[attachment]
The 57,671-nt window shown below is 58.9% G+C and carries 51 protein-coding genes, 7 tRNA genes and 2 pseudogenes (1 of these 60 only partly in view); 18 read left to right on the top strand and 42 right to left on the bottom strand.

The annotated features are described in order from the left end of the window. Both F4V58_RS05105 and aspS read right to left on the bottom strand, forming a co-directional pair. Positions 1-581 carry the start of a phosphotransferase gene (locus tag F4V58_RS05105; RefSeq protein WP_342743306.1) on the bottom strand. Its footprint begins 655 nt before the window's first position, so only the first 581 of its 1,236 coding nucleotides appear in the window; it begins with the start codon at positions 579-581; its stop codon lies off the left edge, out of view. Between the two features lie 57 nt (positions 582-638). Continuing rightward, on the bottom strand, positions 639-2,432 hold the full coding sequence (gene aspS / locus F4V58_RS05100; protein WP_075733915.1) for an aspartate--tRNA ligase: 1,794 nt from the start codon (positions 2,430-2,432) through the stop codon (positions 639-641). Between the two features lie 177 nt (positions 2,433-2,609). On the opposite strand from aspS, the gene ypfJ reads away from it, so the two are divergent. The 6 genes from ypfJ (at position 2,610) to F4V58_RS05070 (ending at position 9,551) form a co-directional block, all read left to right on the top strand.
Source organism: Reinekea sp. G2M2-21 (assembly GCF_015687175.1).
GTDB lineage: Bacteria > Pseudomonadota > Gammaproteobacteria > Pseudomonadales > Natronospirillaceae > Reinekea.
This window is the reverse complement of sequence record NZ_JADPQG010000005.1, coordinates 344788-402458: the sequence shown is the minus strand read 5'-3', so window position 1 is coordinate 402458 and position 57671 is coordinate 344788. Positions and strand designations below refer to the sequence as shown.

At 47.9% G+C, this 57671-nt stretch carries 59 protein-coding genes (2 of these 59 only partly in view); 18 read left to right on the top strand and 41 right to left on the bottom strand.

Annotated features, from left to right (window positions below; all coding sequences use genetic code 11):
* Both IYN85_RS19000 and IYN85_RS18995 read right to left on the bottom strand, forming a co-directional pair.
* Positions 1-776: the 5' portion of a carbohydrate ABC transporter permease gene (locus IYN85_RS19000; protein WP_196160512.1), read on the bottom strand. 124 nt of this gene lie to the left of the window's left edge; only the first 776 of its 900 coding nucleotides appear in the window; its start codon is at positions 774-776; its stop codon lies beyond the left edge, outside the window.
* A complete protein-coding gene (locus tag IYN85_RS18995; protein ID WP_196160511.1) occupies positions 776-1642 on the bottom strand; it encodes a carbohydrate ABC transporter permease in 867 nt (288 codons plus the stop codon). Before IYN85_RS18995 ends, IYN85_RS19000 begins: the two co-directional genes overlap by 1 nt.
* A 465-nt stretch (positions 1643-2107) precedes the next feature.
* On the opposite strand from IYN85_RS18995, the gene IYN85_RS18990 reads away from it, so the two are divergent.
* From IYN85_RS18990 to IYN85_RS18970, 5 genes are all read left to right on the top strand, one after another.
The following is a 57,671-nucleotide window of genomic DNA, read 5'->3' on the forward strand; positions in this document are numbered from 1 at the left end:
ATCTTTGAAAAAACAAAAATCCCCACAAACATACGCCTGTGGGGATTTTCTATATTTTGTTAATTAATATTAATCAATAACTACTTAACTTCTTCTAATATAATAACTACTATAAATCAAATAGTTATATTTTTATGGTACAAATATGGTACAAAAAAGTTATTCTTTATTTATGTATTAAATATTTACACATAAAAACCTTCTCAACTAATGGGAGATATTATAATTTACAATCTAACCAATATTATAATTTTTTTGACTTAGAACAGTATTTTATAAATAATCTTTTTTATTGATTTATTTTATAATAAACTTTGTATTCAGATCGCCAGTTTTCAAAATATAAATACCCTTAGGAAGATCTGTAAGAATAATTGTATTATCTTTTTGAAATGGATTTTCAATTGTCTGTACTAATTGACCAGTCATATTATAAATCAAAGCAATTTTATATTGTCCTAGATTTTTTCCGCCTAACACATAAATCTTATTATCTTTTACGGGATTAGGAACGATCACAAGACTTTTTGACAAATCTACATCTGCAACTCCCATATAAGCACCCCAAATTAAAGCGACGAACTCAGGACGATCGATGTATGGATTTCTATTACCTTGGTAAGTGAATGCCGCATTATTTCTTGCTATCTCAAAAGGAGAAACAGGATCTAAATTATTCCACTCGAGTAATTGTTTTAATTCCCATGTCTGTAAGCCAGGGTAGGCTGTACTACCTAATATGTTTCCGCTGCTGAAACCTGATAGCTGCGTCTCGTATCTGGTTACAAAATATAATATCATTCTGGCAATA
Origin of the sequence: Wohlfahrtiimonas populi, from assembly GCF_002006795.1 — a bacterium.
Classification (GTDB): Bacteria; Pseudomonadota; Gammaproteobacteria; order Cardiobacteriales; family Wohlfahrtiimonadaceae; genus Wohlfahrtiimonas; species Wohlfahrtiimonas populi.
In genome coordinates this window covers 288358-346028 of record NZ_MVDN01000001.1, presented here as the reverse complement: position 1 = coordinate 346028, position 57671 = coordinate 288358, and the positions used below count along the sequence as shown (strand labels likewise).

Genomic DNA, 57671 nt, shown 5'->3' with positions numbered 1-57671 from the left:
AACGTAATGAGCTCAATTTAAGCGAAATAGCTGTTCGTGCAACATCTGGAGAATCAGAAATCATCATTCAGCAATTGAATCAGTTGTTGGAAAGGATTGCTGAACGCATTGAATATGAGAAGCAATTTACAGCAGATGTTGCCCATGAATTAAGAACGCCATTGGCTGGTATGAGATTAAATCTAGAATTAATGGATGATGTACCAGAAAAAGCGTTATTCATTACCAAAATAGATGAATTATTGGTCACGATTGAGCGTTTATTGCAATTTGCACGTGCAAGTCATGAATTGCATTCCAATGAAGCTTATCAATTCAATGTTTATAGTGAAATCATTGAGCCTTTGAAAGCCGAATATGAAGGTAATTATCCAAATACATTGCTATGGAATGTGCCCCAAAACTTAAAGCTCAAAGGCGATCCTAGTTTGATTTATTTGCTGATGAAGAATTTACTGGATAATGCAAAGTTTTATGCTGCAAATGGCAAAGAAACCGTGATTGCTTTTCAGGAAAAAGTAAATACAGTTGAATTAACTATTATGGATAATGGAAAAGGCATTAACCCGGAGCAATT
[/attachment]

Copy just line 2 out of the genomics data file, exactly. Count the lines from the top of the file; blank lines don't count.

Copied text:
The annotated features are described in order from the left end of the window. Both F4V58_RS05105 and aspS read right to left on the bottom strand, forming a co-directional pair. Positions 1-581 carry the start of a phosphotransferase gene (locus tag F4V58_RS05105; RefSeq protein WP_342743306.1) on the bottom strand. Its footprint begins 655 nt before the window's first position, so only the first 581 of its 1,236 coding nucleotides appear in the window; it begins with the start codon at positions 579-581; its stop codon lies off the left edge, out of view. Between the two features lie 57 nt (positions 582-638). Continuing rightward, on the bottom strand, positions 639-2,432 hold the full coding sequence (gene aspS / locus F4V58_RS05100; protein WP_075733915.1) for an aspartate--tRNA ligase: 1,794 nt from the start codon (positions 2,430-2,432) through the stop codon (positions 639-641). Between the two features lie 177 nt (positions 2,433-2,609). On the opposite strand from aspS, the gene ypfJ reads away from it, so the two are divergent. The 6 genes from ypfJ (at position 2,610) to F4V58_RS05070 (ending at position 9,551) form a co-directional block, all read left to right on the top strand.